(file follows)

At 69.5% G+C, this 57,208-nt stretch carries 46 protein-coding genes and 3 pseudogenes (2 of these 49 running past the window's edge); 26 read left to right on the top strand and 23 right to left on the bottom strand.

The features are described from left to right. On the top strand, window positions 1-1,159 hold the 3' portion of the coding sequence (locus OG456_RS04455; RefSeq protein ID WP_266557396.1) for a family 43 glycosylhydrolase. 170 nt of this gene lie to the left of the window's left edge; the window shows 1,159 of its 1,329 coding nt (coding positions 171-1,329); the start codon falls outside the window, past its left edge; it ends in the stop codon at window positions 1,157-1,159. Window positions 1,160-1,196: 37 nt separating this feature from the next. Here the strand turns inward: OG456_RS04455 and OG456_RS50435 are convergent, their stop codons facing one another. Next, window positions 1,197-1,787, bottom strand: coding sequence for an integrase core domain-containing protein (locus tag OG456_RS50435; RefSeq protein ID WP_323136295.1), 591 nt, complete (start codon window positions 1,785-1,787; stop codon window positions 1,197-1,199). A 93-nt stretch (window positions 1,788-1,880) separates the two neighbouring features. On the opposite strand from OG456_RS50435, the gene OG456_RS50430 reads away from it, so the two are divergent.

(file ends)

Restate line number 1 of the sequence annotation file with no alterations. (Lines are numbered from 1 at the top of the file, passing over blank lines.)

At 69.5% G+C, this 57,208-nt stretch carries 46 protein-coding genes and 3 pseudogenes (2 of these 49 running past the window's edge); 26 read left to right on the top strand and 23 right to left on the bottom strand.